Last updated on April 16th, 2021 at 09:24 am

Why Do Different Masses (and Weights) Fall at the Same Rate?

A quick answer is:** ***As the value of g is the same for all falling objects (regardless of their mass) near the surface of the earth and in the absence of external forces, hence objects with different masses (and weights) fall together or fall at the same rate.*

## Downward acceleration g is the same for all – show with Newton’s Second Law of motion

Let’s get some more details now with the help of Newton’s Second Law of motion.

In about 1589, Galileo is reported to have dropped two balls having different masses, to disprove the claim that heavier (or more massive) balls should fall faster than lighter ones.

Galileo claimed that the two balls should accelerate downward at the same rate, due to Earth’s gravity.

Newton’s laws of motion explain why this is so.

For any object with mass m and weight W in free fall, its downward acceleration is *g = W/m*, according to Newton’s second law.

But weight is proportional to mass, so for any object,* the ratio W/m is the same*, making the **downward acceleration g the same for all**.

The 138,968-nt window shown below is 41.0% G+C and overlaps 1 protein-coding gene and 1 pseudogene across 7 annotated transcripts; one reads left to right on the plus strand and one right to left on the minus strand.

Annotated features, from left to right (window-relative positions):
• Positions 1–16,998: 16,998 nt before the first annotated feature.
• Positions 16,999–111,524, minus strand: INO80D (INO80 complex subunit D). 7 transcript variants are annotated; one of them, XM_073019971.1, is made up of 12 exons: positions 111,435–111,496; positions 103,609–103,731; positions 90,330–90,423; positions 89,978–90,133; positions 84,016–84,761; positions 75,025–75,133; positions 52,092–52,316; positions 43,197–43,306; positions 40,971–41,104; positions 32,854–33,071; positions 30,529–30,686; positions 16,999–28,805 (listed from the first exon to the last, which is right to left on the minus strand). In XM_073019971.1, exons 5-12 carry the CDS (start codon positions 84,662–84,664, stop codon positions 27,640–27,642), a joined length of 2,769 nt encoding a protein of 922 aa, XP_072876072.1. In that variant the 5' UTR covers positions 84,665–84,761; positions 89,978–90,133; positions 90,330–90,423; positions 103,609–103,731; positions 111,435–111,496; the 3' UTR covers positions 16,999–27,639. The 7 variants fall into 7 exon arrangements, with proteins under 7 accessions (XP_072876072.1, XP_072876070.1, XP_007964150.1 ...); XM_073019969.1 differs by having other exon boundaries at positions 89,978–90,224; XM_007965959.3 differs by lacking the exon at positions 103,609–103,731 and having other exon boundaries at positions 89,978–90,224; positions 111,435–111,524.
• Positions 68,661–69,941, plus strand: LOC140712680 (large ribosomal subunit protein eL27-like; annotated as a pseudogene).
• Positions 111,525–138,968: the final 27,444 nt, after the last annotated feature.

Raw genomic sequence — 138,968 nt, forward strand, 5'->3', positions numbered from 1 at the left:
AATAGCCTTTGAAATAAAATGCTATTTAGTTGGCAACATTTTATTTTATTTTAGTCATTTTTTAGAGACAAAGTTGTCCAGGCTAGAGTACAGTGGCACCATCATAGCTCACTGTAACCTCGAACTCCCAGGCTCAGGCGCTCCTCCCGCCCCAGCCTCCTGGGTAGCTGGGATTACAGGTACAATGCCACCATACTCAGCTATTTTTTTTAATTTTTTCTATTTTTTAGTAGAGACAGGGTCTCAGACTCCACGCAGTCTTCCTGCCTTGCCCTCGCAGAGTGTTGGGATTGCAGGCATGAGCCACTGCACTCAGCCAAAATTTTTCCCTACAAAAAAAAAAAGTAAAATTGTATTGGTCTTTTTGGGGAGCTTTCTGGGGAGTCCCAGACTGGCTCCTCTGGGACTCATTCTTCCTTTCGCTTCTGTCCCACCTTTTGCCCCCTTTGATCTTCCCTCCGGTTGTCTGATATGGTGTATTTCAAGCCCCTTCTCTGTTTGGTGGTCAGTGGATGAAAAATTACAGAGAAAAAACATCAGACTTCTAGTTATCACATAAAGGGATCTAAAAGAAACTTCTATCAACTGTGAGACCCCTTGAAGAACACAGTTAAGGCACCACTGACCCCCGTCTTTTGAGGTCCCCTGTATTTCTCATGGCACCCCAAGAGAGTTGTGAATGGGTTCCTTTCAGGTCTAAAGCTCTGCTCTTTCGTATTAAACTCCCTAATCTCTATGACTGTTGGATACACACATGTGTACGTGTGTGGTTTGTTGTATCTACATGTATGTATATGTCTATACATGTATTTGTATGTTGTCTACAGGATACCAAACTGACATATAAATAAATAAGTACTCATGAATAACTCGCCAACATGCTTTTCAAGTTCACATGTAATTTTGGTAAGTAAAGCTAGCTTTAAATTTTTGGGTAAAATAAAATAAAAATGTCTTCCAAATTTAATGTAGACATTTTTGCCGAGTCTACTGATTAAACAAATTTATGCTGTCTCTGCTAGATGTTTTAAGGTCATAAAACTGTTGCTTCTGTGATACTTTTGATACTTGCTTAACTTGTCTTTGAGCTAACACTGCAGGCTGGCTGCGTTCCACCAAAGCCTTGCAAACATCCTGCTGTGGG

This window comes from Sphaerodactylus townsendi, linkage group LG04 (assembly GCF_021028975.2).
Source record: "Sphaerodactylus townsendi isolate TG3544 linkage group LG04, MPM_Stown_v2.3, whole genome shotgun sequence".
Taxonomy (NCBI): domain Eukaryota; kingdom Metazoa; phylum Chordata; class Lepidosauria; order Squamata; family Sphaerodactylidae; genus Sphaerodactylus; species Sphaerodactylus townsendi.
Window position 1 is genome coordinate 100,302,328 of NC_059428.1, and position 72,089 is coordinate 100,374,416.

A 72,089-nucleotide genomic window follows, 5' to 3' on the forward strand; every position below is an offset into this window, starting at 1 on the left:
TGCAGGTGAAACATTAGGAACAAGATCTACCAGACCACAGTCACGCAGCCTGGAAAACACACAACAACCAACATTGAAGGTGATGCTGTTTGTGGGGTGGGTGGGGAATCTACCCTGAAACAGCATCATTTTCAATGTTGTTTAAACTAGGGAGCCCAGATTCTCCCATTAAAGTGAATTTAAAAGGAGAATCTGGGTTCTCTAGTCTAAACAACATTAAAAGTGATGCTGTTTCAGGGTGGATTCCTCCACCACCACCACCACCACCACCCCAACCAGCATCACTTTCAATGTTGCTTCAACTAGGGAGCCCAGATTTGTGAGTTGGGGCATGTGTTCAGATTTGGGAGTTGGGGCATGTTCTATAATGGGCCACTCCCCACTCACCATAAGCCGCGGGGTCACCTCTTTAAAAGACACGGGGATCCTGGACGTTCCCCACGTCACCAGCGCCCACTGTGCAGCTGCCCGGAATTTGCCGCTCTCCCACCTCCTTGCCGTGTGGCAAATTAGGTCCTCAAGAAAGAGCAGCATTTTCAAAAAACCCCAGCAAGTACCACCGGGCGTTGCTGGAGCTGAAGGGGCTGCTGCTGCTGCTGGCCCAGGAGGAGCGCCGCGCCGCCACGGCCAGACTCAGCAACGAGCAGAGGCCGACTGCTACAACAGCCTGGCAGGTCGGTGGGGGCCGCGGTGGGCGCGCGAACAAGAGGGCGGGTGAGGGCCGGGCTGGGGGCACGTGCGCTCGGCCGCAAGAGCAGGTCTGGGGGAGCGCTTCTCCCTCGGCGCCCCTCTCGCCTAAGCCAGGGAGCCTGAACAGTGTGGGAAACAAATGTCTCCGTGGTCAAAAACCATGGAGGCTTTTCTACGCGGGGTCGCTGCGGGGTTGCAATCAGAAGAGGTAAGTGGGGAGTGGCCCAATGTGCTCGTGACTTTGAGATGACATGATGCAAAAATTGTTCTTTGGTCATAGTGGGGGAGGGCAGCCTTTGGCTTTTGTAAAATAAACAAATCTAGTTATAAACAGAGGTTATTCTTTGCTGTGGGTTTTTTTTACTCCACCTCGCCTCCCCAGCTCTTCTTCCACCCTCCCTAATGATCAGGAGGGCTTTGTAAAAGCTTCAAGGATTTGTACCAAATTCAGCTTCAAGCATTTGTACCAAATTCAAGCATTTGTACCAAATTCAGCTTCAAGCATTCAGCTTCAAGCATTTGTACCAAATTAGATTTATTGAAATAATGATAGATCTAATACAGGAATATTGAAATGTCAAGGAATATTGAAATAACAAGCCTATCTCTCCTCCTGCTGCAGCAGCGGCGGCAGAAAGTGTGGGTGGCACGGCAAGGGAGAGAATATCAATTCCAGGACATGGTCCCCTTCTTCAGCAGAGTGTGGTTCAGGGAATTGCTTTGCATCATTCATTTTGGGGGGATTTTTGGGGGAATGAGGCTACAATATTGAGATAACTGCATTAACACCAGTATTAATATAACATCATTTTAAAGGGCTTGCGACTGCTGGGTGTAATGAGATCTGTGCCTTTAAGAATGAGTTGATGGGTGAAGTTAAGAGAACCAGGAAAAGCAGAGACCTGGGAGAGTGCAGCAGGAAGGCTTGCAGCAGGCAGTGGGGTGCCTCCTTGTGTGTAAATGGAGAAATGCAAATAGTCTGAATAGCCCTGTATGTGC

Near Earth’s surface g is about 9.8 m/s^2, though this varies slightly due to altitude and latitude.

## In a vacuum, a penny and a feather fall with the same acceleration

The value of g is the same for all falling objects (regardless of their mass) near the surface of the earth and in the absence of external forces.

Air resistance, for example, would reduce the acceleration of falling until a terminal velocity (falling at constant velocity) is reached.

This is what happens to a feather when it is dropped along with a penny. Feather with a greater surface area faces air resistance more than the coin. *However, in many experiments, physicists can demonstrate that in a vacuum (where air resistance is absent), a penny and a feather fall with the same acceleration!*

### Related Study

Freefall, g, and Kinetic Energy

Terminal velocity, Free Fall & Drag Force

Motion Graphs of vertical fall against air-drag

Motion graphs of free fall without air-drag